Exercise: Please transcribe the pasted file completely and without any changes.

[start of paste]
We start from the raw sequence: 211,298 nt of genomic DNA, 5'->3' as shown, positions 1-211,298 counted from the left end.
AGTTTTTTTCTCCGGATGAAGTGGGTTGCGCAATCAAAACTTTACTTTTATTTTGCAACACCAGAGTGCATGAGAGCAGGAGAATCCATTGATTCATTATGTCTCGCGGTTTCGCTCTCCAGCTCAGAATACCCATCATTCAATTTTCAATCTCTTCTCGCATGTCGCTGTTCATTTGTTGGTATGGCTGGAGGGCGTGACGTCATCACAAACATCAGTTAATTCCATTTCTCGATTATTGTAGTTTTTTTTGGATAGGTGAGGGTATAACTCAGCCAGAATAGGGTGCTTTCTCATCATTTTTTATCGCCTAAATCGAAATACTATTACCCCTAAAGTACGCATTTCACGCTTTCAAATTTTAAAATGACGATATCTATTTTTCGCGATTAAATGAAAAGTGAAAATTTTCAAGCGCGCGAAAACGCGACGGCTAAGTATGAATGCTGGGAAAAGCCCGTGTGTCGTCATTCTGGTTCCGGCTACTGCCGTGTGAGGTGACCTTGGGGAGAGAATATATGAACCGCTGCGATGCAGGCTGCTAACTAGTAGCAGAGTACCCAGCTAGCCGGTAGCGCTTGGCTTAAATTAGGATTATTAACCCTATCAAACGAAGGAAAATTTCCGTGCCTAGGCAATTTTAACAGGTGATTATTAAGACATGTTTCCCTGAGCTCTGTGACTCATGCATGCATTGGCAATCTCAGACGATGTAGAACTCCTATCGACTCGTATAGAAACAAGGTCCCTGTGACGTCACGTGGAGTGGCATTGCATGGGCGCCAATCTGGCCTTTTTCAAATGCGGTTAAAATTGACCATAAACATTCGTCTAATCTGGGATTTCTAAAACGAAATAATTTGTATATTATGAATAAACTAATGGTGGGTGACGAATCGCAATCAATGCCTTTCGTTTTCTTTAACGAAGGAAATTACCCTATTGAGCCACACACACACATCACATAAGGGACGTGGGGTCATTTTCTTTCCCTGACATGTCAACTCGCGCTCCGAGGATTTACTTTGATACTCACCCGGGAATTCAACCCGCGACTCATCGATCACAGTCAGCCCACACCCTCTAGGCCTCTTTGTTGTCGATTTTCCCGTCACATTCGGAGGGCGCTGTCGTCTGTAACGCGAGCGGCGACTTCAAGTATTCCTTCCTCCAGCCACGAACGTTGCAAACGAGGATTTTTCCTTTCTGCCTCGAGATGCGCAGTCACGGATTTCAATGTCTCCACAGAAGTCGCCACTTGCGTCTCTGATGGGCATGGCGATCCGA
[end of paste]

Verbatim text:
We start from the raw sequence: 211,298 nt of genomic DNA, 5'->3' as shown, positions 1-211,298 counted from the left end.
AGTTTTTTTCTCCGGATGAAGTGGGTTGCGCAATCAAAACTTTACTTTTATTTTGCAACACCAGAGTGCATGAGAGCAGGAGAATCCATTGATTCATTATGTCTCGCGGTTTCGCTCTCCAGCTCAGAATACCCATCATTCAATTTTCAATCTCTTCTCGCATGTCGCTGTTCATTTGTTGGTATGGCTGGAGGGCGTGACGTCATCACAAACATCAGTTAATTCCATTTCTCGATTATTGTAGTTTTTTTTGGATAGGTGAGGGTATAACTCAGCCAGAATAGGGTGCTTTCTCATCATTTTTTATCGCCTAAATCGAAATACTATTACCCCTAAAGTACGCATTTCACGCTTTCAAATTTTAAAATGACGATATCTATTTTTCGCGATTAAATGAAAAGTGAAAATTTTCAAGCGCGCGAAAACGCGACGGCTAAGTATGAATGCTGGGAAAAGCCCGTGTGTCGTCATTCTGGTTCCGGCTACTGCCGTGTGAGGTGACCTTGGGGAGAGAATATATGAACCGCTGCGATGCAGGCTGCTAACTAGTAGCAGAGTACCCAGCTAGCCGGTAGCGCTTGGCTTAAATTAGGATTATTAACCCTATCAAACGAAGGAAAATTTCCGTGCCTAGGCAATTTTAACAGGTGATTATTAAGACATGTTTCCCTGAGCTCTGTGACTCATGCATGCATTGGCAATCTCAGACGATGTAGAACTCCTATCGACTCGTATAGAAACAAGGTCCCTGTGACGTCACGTGGAGTGGCATTGCATGGGCGCCAATCTGGCCTTTTTCAAATGCGGTTAAAATTGACCATAAACATTCGTCTAATCTGGGATTTCTAAAACGAAATAATTTGTATATTATGAATAAACTAATGGTGGGTGACGAATCGCAATCAATGCCTTTCGTTTTCTTTAACGAAGGAAATTACCCTATTGAGCCACACACACACATCACATAAGGGACGTGGGGTCATTTTCTTTCCCTGACATGTCAACTCGCGCTCCGAGGATTTACTTTGATACTCACCCGGGAATTCAACCCGCGACTCATCGATCACAGTCAGCCCACACCCTCTAGGCCTCTTTGTTGTCGATTTTCCCGTCACATTCGGAGGGCGCTGTCGTCTGTAACGCGAGCGGCGACTTCAAGTATTCCTTCCTCCAGCCACGAACGTTGCAAACGAGGATTTTTCCTTTCTGCCTCGAGATGCGCAGTCACGGATTTCAATGTCTCCACAGAAGTCGCCACTTGCGTCTCTGATGGGCATGGCGATCCGA